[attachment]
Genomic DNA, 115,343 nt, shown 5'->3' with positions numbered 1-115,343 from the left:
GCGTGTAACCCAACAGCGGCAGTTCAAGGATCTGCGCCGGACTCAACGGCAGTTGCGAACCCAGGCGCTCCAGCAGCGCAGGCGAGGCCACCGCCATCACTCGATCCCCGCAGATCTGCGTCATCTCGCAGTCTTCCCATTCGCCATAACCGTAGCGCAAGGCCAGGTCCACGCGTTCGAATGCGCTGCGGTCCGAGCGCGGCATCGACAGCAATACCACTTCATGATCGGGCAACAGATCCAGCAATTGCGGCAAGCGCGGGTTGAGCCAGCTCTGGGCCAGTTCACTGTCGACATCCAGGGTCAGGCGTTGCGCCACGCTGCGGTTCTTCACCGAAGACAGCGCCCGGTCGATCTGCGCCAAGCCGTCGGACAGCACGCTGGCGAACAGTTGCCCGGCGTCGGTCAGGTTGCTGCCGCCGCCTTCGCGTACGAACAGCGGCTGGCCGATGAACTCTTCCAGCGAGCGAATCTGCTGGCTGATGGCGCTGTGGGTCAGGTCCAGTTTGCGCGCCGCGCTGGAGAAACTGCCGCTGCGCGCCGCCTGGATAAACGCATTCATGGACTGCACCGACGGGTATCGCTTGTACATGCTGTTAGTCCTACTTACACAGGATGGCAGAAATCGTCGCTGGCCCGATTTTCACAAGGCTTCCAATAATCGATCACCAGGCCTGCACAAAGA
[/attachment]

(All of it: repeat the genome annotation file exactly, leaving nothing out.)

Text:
Genomic DNA, 115,343 nt, shown 5'->3' with positions numbered 1-115,343 from the left:
GCGTGTAACCCAACAGCGGCAGTTCAAGGATCTGCGCCGGACTCAACGGCAGTTGCGAACCCAGGCGCTCCAGCAGCGCAGGCGAGGCCACCGCCATCACTCGATCCCCGCAGATCTGCGTCATCTCGCAGTCTTCCCATTCGCCATAACCGTAGCGCAAGGCCAGGTCCACGCGTTCGAATGCGCTGCGGTCCGAGCGCGGCATCGACAGCAATACCACTTCATGATCGGGCAACAGATCCAGCAATTGCGGCAAGCGCGGGTTGAGCCAGCTCTGGGCCAGTTCACTGTCGACATCCAGGGTCAGGCGTTGCGCCACGCTGCGGTTCTTCACCGAAGACAGCGCCCGGTCGATCTGCGCCAAGCCGTCGGACAGCACGCTGGCGAACAGTTGCCCGGCGTCGGTCAGGTTGCTGCCGCCGCCTTCGCGTACGAACAGCGGCTGGCCGATGAACTCTTCCAGCGAGCGAATCTGCTGGCTGATGGCGCTGTGGGTCAGGTCCAGTTTGCGCGCCGCGCTGGAGAAACTGCCGCTGCGCGCCGCCTGGATAAACGCATTCATGGACTGCACCGACGGGTATCGCTTGTACATGCTGTTAGTCCTACTTACACAGGATGGCAGAAATCGTCGCTGGCCCGATTTTCACAAGGCTTCCAATAATCGATCACCAGGCCTGCACAAAGA